Stores are using facial recognition to help stop repeat shoplifters

NYC is seeing record high numbers of shoplifting. 

Data from the NYPD shows there were more than 63,000 retail thefts reported last year up 97% from 2020.

The crime is affecting the bottom line of many business owners who are now taking on the task of fighting crime on their own.

The Fairway market on the corner of Broadway and West 74th street on the Upper Westside is resorting to technology to help them catch the thieves, it is now using facial recognition.

 It says retail theft and shoplifting has a high rate of repeat offense and drives up grocery costs for all customers, telling Fox 5, "This technology is helping our stores reduce retail crime, an industry-wide challenge that has increased dramatically over the last few years. 

Only trained asset protection associates use the system, which helps us focus attention on repeat shoplifters. 

We follow all applicable laws, including posting signage to make shoppers aware of the use of biometric software. Retail theft and shoplifting has a high rate of repeat offense and drives up grocery costs for all customers.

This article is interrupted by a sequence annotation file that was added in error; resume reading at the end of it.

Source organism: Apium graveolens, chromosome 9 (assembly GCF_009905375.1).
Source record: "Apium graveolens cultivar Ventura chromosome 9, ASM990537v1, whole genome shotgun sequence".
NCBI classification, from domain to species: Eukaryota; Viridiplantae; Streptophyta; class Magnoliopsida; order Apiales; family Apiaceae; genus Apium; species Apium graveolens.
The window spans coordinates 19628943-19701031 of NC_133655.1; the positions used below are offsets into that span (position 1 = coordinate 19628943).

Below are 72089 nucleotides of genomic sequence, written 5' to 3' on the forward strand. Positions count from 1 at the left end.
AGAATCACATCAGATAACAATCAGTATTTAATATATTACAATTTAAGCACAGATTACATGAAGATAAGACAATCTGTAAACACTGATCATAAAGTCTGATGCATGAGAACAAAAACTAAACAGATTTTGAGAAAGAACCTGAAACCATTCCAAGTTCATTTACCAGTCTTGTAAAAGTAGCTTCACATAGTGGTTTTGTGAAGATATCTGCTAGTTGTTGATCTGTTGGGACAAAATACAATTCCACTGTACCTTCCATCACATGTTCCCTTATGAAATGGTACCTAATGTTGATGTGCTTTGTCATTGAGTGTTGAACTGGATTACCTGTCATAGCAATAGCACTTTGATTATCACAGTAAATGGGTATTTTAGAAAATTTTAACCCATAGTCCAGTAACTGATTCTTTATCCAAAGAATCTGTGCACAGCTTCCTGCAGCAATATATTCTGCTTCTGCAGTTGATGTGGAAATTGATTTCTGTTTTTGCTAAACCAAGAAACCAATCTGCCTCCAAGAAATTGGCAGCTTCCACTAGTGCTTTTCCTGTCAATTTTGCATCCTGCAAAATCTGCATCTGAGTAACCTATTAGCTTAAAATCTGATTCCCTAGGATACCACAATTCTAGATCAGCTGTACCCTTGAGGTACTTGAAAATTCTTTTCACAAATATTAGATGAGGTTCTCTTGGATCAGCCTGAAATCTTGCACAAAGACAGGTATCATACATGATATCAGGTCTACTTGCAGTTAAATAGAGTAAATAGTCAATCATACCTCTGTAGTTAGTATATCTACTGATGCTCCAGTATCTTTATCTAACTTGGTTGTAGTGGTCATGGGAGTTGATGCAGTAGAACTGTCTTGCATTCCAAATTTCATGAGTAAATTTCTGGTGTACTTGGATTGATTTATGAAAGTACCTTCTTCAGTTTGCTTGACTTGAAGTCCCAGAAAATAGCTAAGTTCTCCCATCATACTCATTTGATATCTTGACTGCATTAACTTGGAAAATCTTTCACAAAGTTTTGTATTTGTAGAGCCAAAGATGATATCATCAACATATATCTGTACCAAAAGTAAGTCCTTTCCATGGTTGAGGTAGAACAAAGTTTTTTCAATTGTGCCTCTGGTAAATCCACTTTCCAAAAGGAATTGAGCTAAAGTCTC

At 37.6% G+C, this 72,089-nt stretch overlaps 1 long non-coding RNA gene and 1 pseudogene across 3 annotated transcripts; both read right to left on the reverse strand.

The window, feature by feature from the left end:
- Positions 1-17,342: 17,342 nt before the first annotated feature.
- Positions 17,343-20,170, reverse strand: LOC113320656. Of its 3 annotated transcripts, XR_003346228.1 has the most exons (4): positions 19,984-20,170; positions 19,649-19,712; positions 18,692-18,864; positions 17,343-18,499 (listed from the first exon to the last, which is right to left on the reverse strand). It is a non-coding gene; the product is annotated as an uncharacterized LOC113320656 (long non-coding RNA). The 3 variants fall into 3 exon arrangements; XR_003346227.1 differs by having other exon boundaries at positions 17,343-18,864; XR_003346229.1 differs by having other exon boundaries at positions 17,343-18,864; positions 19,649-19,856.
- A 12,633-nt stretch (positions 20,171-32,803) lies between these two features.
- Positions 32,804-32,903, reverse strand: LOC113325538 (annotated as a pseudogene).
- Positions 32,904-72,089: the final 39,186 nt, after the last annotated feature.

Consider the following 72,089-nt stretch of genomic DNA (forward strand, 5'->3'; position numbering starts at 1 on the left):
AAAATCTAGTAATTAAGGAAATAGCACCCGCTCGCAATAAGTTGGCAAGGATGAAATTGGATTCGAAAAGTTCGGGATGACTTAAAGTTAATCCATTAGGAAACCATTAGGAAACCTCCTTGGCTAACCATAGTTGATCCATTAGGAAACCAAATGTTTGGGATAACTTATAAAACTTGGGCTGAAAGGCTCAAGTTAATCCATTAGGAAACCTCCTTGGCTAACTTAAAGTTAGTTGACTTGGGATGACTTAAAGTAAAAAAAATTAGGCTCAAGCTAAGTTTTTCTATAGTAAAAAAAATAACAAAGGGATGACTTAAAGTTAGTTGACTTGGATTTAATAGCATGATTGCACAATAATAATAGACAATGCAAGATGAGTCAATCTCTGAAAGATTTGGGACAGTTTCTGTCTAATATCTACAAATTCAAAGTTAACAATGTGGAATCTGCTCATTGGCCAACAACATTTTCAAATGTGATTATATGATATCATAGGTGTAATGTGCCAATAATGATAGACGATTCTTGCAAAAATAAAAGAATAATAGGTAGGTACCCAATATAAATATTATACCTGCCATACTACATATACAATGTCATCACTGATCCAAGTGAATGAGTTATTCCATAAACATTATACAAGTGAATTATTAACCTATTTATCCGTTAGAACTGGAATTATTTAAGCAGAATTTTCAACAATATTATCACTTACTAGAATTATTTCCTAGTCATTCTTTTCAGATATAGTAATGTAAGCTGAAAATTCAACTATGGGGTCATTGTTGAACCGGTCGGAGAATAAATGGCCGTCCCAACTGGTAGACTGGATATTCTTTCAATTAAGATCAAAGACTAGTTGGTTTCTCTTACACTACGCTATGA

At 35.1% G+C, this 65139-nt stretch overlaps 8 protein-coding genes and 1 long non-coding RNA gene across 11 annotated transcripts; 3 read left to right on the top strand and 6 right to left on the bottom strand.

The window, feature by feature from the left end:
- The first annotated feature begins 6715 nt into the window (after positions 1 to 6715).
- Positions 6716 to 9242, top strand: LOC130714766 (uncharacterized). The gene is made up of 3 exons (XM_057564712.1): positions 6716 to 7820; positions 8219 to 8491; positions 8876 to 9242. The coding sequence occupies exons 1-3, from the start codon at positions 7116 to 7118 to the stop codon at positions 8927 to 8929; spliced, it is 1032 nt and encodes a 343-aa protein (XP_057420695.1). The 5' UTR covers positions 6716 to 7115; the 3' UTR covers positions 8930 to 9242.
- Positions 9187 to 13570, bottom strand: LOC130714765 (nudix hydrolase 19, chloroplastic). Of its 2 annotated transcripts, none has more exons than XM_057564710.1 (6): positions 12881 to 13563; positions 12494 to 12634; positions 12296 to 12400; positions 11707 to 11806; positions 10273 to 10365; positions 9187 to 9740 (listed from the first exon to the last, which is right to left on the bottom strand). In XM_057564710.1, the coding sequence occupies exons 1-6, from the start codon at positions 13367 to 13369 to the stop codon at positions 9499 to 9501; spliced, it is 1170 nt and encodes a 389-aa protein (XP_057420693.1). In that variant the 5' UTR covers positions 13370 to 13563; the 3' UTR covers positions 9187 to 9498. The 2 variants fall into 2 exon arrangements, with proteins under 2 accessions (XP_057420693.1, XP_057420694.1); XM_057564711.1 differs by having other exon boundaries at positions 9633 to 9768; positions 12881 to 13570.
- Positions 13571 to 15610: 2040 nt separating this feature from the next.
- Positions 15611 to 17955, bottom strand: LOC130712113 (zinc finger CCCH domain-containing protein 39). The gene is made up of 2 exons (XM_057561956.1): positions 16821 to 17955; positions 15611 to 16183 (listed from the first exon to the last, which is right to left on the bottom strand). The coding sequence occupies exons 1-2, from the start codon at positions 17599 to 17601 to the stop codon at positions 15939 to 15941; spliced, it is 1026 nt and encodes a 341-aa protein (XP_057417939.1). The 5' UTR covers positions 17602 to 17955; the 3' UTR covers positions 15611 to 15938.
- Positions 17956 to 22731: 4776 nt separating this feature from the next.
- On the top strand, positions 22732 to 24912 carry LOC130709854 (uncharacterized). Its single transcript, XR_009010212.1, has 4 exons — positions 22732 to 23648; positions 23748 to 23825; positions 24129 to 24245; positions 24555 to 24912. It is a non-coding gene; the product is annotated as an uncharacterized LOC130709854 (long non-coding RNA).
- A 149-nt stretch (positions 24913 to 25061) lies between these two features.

We have found that this technology -- used thoughtfully and in combination with other measures we take to reduce theft – is helping prevent more crime in store."

According to the New York post the software is collecting customers’ personal information — such as eye scans and voiceprints.

Customers we spoke with had mixed feeling. Some were all for the use of facial recognition, while one woman said she’s concern about who is collecting the information and what is being done with it, but Christopher  Herrmann, an associate professor in the department of Law and Science at John Jay College of Criminal Justice says customers should not be worry. 

"Don't worry about this, you're being recorded all the time, whether it's out in public, on the streets. There are plenty of cameras now. Whenever you go to the ATM, there's a camera," he said. "The only difference now is that they're starting to put those recordings together. They're starting to take those images and put them in a database. And they're starting to be able to compare those images to people that are coming in the store now. So if the shoplifter is kind of red flagged, you know, when they come in the store, they'll get a notification that, hey, the person that shoplifted last week is back in the store, and that gives the store owner the opportunity to identify that person and escort them to the exit."